• date filters
Aside from the potential for selective observation I did a Google News search (you have to use Google News to employ a date filter):

I obtained about a dozen results. Three repeated the same incident. Snopes had investigated at least two Target incidents. One is totally fake and another is real but misleading.

Were I to design a study I would analyze actual arrests during two periods of time. Target has 1,835 stores at this time so that would be a massive undertaking. There are a number of ways that I could create a representative sample but consider that 80 reported incidents, if each was at a different store, represents just 4% of Target stores. In any event I would be working with local police departments rather than media reports.

According to Dirks:
We hypothesized that due to Target's visibility as a company, and the attention given to their gender inclusion policy, it would serve as a signal to sex offenders, explicitly or otherwise, that their stores would serve as an easier context in which to perpetrate bathroom and change room voyeurism against women.
The vast majority of people have no idea what Dirks is talking about. The attention given to Target's policy is primarily in conservative Christian outlets and from the hate group American Family Association (which is boycotting Target).

Moreover, the assumption that the stores serve as easier targets is nonsensical.

Transgender women do not commit these offenses and men simply do not pretend to be transgender to access facilities. I have not done a study. I do not know the nature of these offenses or where in the store they allegedly occurred. Neither does Dirks. I am not qualified to do a study and neither is Dirks.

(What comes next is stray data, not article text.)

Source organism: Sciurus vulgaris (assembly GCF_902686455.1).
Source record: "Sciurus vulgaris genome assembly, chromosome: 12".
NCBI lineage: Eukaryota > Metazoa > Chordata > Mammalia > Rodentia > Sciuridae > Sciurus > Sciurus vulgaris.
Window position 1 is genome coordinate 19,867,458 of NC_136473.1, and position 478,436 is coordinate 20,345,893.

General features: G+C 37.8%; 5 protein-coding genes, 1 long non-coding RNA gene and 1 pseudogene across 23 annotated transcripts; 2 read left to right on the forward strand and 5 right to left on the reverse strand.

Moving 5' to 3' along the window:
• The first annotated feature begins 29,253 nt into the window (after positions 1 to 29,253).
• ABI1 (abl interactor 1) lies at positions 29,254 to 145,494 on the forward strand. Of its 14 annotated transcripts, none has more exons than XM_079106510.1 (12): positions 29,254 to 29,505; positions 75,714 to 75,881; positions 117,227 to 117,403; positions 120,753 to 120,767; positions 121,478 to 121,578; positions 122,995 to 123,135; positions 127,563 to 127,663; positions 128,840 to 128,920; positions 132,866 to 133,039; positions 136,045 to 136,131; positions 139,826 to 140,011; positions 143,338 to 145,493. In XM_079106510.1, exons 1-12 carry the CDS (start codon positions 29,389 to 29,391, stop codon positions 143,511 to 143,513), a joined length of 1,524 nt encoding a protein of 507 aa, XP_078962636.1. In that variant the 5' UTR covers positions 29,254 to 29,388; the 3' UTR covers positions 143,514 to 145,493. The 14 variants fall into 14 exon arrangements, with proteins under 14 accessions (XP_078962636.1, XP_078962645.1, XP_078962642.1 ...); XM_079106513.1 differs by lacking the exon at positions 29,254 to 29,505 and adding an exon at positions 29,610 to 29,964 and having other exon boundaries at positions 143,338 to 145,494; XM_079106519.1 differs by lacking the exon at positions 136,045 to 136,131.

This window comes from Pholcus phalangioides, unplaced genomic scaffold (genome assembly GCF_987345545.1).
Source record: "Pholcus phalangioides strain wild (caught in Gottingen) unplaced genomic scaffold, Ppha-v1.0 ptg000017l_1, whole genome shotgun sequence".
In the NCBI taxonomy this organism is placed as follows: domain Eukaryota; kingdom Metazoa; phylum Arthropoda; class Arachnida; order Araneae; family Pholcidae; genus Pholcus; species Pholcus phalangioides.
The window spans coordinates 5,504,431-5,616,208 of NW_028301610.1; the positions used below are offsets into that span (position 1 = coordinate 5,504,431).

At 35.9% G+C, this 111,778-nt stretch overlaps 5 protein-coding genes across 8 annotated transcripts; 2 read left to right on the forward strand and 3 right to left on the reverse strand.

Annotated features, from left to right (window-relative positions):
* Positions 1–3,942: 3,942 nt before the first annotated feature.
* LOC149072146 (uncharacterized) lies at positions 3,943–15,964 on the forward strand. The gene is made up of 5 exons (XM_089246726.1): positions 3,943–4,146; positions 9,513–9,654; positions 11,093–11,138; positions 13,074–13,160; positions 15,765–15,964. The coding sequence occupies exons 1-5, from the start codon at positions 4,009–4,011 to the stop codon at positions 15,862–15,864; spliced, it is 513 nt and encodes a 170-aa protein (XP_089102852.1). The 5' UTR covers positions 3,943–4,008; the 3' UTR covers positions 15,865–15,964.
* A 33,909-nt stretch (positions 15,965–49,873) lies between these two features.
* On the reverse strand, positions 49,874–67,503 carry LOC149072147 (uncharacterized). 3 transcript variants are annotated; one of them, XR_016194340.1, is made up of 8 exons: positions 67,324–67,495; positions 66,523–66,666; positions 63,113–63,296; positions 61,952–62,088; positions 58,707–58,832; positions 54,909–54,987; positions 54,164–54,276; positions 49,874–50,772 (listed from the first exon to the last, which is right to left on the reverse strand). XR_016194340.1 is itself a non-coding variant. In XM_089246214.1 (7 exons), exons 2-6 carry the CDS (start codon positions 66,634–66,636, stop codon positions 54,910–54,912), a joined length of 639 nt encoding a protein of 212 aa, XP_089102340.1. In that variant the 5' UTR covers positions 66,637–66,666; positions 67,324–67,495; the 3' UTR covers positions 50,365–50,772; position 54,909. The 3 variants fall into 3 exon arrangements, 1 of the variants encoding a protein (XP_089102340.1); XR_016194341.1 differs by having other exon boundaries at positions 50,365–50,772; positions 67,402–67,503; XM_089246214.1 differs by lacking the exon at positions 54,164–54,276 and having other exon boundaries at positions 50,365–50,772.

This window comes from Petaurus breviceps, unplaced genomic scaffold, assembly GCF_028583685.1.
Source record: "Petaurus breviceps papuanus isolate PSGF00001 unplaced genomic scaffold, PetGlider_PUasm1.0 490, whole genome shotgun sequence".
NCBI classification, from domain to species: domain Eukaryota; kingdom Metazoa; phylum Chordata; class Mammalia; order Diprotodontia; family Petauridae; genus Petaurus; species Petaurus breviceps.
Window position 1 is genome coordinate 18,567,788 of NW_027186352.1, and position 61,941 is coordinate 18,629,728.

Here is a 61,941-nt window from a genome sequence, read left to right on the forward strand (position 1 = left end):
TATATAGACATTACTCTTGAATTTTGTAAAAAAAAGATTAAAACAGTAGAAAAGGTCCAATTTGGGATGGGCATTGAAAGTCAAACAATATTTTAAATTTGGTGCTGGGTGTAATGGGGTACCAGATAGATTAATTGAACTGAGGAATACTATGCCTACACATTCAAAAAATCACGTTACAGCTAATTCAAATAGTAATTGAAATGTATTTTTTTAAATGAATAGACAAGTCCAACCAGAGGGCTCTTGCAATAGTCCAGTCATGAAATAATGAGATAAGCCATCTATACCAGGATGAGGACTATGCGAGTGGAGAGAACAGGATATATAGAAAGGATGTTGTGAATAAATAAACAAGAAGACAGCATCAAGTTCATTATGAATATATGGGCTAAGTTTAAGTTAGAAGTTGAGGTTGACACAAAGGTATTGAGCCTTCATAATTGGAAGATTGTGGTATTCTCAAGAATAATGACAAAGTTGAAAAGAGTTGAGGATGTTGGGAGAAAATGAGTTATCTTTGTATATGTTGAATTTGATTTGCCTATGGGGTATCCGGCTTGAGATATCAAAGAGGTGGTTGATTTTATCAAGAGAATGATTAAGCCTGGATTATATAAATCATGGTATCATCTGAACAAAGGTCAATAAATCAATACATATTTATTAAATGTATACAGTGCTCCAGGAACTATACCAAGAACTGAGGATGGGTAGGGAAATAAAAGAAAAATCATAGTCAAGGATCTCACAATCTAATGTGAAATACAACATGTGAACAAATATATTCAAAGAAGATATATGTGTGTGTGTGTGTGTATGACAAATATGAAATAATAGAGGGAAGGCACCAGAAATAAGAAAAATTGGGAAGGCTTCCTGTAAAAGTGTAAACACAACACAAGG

Dirks' premise is flawed; his methodology is flawed and he is not a qualified researcher. He does a good job of imitating real investigators but he is not one of them.

Moreover, this is not a longitudinal study as that term is conventionally understood. It means observational over time rather than conducting experiments. For example, in a (convenience) sample of 30 people, how many had a flu shot and how many got the flu with and without the shot. The same group would be evaluated the following year and some conclusions could be drawn by sex, age, race, income and so on.

But suppose we dismiss the skepticism and assume that Dirks' findings are something more than selective observation to affirm an hypothesis. Suppose his finding are accurate.

Dirks' objective (which is shared by Stephanie Curry) is to suggest that shopping at Target is dangerous for women and children. Millions of people shop at Target every year. With 80 incidents (occurring in 4% of Target stores) the probability of being victimized by a voyeur seem to be statistically insignificant (I have never been hit by lightning).

The bottom line is that Dirks is not a qualified investigator and his finding have not been published to a respected academic journal that would subject those findings to peer review. This is junk science. In fact it is not science at all. It is merely a reflection of Dirks' extreme — and irrational — transphobia.

Ms. Currie at Family Policy Alliance did not have the intellectual curiosity to evaluate Dirks' findings. Presumably, she had no desire to subject findings that she liked to any critical thinking. There seems to be a lot of that going around in religious conservative circles. Perhaps the absence of critical thinking is contagious.

Related content:

No comments:

Post a Comment

Please be civil and do NOT link to anti-gay sites!

Note: Only a member of this blog may post a comment.